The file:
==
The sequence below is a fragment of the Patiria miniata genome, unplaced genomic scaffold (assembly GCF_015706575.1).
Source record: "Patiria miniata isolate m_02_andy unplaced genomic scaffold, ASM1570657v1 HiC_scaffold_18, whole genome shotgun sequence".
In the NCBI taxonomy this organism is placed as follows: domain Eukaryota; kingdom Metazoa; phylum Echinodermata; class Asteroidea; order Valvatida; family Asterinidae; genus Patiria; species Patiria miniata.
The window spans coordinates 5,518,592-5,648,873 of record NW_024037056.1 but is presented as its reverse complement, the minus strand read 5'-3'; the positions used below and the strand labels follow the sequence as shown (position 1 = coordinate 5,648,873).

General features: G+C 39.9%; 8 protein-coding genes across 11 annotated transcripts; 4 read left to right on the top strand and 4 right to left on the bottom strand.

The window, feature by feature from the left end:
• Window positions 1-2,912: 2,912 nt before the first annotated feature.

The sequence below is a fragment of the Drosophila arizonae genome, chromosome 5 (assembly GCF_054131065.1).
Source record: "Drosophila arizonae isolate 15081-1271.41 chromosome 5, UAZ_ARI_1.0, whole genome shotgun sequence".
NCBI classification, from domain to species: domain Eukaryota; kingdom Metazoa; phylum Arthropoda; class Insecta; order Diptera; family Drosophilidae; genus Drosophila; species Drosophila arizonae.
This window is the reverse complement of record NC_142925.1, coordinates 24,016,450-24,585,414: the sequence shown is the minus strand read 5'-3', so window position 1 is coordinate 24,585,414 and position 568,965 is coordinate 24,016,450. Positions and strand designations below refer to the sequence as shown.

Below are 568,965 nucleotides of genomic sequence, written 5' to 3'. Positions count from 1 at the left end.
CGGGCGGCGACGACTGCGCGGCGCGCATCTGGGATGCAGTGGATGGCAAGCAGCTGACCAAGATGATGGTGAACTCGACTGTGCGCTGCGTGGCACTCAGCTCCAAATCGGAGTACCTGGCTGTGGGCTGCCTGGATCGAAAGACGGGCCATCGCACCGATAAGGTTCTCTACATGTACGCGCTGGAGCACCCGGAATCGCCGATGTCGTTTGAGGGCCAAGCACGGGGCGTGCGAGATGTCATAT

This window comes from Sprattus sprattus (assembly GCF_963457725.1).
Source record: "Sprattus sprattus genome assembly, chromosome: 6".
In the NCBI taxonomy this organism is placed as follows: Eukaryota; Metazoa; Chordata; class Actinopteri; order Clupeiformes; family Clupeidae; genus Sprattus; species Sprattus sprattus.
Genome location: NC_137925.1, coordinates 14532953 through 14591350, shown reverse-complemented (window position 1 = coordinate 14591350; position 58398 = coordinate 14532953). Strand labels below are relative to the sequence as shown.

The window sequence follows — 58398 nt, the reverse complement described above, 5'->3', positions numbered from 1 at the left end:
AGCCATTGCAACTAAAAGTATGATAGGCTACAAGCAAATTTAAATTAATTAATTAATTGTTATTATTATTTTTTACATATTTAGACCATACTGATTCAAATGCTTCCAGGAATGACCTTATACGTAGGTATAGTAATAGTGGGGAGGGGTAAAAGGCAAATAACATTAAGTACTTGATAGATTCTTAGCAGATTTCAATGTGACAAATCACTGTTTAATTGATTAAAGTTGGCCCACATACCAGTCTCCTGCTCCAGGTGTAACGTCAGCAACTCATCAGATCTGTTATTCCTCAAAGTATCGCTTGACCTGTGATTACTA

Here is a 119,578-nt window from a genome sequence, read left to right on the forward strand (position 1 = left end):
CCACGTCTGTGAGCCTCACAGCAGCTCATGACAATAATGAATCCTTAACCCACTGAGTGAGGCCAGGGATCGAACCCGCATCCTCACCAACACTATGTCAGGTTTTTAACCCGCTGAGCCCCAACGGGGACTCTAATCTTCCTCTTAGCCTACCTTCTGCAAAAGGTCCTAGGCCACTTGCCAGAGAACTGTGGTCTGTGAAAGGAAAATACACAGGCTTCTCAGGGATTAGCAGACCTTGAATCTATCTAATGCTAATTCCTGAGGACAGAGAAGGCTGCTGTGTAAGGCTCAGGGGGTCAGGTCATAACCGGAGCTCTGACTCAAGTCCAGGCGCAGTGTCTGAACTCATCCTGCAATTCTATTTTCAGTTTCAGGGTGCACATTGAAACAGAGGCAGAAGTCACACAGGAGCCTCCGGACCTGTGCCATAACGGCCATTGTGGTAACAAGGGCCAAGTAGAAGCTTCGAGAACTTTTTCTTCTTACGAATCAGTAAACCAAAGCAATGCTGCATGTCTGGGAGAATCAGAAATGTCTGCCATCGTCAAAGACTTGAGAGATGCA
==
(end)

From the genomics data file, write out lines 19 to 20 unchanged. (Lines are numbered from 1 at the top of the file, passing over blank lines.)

AGCCATTGCAACTAAAAGTATGATAGGCTACAAGCAAATTTAAATTAATTAATTAATTGTTATTATTATTTTTTACATATTTAGACCATACTGATTCAAATGCTTCCAGGAATGACCTTATACGTAGGTATAGTAATAGTGGGGAGGGGTAAAAGGCAAATAACATTAAGTACTTGATAGATTCTTAGCAGATTTCAATGTGACAAATCACTGTTTAATTGATTAAAGTTGGCCCACATACCAGTCTCCTGCTCCAGGTGTAACGTCAGCAACTCATCAGATCTGTTATTCCTCAAAGTATCGCTTGACCTGTGATTACTA

Here is a 119,578-nt window from a genome sequence, read left to right on the forward strand (position 1 = left end):